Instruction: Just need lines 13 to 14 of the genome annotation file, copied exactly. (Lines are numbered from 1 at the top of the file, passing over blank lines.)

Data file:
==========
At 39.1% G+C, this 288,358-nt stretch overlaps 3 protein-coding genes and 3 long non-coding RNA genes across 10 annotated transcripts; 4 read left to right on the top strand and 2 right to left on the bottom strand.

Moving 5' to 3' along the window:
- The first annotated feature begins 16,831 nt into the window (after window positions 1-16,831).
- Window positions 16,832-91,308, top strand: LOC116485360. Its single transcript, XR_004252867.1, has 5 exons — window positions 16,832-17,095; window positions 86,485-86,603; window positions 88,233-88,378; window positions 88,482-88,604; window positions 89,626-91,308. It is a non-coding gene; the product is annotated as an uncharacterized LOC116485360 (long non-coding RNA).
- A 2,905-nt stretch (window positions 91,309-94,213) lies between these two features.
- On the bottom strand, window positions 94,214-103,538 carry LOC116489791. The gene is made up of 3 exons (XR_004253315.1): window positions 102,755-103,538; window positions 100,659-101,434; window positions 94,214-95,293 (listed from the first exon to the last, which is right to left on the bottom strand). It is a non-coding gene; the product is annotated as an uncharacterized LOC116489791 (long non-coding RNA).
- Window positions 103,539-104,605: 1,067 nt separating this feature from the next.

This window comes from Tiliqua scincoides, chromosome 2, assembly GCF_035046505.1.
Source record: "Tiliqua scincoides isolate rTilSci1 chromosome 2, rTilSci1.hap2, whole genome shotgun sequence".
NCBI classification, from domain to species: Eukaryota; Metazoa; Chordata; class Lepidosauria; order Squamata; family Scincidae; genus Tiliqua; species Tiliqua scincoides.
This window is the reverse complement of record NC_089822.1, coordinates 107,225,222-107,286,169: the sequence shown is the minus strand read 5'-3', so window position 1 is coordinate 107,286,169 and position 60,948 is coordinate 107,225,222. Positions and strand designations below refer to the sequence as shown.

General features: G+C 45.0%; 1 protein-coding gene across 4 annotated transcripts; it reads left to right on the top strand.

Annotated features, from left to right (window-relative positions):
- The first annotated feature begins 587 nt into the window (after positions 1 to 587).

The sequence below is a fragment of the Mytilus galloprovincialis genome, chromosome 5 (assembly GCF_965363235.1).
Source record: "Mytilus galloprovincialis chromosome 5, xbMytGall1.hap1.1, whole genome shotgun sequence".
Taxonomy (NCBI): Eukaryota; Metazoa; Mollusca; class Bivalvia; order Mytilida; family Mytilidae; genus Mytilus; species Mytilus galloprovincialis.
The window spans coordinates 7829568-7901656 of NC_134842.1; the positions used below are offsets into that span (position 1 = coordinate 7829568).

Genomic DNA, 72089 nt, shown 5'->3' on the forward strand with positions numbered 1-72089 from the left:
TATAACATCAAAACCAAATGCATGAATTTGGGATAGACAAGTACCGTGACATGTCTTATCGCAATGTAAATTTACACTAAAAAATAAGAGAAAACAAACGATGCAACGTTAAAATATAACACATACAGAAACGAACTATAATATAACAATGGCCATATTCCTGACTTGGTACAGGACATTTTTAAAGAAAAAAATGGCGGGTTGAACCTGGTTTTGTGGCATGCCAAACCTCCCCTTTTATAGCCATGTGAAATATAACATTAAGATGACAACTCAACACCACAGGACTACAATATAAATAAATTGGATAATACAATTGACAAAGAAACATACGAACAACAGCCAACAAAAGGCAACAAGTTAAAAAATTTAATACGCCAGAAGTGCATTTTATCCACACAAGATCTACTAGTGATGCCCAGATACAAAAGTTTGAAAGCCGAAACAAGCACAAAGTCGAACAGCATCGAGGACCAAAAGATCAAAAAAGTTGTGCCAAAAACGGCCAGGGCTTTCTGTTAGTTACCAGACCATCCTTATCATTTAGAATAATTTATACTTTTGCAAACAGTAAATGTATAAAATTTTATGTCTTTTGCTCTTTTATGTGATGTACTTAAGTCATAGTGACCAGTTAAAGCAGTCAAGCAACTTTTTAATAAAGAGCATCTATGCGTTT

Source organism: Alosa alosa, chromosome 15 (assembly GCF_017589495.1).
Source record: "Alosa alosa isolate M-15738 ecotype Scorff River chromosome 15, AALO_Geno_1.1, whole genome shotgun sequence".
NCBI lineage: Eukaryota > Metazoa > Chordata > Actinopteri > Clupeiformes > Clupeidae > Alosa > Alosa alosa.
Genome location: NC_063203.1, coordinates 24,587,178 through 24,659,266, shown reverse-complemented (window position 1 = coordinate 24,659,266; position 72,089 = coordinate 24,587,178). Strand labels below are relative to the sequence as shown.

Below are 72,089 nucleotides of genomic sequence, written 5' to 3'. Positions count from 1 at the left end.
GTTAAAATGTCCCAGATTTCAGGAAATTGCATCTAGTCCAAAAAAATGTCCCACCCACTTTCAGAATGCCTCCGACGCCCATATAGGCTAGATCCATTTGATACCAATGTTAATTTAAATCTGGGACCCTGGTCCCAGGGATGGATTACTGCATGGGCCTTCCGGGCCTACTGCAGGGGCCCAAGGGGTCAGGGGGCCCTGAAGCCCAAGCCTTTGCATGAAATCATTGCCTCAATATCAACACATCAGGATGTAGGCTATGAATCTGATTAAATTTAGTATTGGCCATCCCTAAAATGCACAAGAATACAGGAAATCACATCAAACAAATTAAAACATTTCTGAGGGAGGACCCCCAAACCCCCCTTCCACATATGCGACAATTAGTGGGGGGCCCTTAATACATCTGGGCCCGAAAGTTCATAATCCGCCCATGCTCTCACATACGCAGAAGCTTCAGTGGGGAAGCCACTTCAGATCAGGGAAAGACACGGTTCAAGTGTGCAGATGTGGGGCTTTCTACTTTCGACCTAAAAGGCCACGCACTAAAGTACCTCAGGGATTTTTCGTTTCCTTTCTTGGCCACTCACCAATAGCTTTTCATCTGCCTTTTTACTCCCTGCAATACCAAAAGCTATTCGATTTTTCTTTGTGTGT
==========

Annotated features, from left to right (window-relative positions):
- The first annotated feature begins 587 nt into the window (after positions 1 to 587).